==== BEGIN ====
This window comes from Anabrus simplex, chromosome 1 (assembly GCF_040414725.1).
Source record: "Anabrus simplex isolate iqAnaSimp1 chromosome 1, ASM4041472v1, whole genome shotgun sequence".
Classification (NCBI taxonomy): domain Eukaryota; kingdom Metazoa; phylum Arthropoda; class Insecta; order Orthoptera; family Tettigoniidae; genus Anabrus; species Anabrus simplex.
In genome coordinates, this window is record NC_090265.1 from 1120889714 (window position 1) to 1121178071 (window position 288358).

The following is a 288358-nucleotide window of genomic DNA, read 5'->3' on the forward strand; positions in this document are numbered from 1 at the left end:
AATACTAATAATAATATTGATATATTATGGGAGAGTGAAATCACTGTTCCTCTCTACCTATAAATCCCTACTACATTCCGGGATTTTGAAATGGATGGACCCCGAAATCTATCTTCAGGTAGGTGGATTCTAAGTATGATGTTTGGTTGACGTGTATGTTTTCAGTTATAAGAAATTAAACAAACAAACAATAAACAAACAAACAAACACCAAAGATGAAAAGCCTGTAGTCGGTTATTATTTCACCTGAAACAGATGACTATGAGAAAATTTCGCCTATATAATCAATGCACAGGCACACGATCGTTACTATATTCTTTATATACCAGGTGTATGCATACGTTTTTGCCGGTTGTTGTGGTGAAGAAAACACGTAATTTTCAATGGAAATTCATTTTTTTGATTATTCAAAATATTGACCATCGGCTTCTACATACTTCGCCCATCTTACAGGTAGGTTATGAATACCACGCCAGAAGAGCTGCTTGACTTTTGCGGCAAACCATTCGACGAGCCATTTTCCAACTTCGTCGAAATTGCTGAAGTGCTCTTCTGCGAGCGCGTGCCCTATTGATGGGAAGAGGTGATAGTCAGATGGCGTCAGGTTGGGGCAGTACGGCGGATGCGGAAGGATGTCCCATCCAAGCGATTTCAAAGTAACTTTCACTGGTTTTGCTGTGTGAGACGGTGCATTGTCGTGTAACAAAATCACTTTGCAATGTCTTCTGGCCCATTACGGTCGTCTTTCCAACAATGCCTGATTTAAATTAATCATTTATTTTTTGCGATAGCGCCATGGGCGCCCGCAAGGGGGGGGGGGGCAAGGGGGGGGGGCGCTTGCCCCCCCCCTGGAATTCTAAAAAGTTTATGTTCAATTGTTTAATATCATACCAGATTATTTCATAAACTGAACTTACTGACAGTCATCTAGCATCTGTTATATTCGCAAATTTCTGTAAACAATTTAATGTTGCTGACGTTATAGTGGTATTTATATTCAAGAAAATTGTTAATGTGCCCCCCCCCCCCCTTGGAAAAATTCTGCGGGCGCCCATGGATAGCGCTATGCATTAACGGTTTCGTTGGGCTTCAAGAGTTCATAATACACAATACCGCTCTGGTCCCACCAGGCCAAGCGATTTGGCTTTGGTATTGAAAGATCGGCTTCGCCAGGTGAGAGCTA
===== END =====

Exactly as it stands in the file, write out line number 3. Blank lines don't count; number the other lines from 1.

Classification (NCBI taxonomy): domain Eukaryota; kingdom Metazoa; phylum Arthropoda; class Insecta; order Orthoptera; family Tettigoniidae; genus Anabrus; species Anabrus simplex.